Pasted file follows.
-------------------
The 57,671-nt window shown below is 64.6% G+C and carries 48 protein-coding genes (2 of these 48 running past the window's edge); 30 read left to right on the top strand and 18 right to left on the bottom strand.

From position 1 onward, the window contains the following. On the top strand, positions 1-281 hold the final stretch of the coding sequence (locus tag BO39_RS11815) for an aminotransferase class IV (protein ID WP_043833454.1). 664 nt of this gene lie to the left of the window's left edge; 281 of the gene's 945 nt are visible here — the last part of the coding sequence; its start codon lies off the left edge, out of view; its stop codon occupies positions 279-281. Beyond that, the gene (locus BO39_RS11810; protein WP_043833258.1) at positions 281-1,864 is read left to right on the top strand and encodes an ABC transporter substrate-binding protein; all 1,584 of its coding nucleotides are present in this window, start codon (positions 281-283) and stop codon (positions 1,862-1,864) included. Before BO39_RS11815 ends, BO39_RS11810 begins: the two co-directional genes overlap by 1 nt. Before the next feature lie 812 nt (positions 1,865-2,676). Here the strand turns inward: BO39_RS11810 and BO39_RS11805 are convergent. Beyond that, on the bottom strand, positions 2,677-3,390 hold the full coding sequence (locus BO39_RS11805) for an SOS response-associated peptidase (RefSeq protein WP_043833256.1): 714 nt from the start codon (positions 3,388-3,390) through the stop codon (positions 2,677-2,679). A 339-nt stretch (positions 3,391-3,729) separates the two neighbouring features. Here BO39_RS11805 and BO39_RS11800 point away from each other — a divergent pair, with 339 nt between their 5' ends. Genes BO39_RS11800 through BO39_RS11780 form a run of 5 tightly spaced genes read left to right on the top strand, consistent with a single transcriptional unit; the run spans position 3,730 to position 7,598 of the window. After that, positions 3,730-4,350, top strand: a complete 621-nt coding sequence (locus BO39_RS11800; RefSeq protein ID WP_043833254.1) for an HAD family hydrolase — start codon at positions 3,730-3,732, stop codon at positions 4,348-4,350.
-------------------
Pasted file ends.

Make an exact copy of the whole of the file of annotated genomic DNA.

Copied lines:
The 57,671-nt window shown below is 64.6% G+C and carries 48 protein-coding genes (2 of these 48 running past the window's edge); 30 read left to right on the top strand and 18 right to left on the bottom strand.

From position 1 onward, the window contains the following. On the top strand, positions 1-281 hold the final stretch of the coding sequence (locus tag BO39_RS11815) for an aminotransferase class IV (protein ID WP_043833454.1). 664 nt of this gene lie to the left of the window's left edge; 281 of the gene's 945 nt are visible here — the last part of the coding sequence; its start codon lies off the left edge, out of view; its stop codon occupies positions 279-281. Beyond that, the gene (locus BO39_RS11810; protein WP_043833258.1) at positions 281-1,864 is read left to right on the top strand and encodes an ABC transporter substrate-binding protein; all 1,584 of its coding nucleotides are present in this window, start codon (positions 281-283) and stop codon (positions 1,862-1,864) included. Before BO39_RS11815 ends, BO39_RS11810 begins: the two co-directional genes overlap by 1 nt. Before the next feature lie 812 nt (positions 1,865-2,676). Here the strand turns inward: BO39_RS11810 and BO39_RS11805 are convergent. Beyond that, on the bottom strand, positions 2,677-3,390 hold the full coding sequence (locus BO39_RS11805) for an SOS response-associated peptidase (RefSeq protein WP_043833256.1): 714 nt from the start codon (positions 3,388-3,390) through the stop codon (positions 2,677-2,679). A 339-nt stretch (positions 3,391-3,729) separates the two neighbouring features. Here BO39_RS11805 and BO39_RS11800 point away from each other — a divergent pair, with 339 nt between their 5' ends. Genes BO39_RS11800 through BO39_RS11780 form a run of 5 tightly spaced genes read left to right on the top strand, consistent with a single transcriptional unit; the run spans position 3,730 to position 7,598 of the window. After that, positions 3,730-4,350, top strand: a complete 621-nt coding sequence (locus BO39_RS11800; RefSeq protein ID WP_043833254.1) for an HAD family hydrolase — start codon at positions 3,730-3,732, stop codon at positions 4,348-4,350.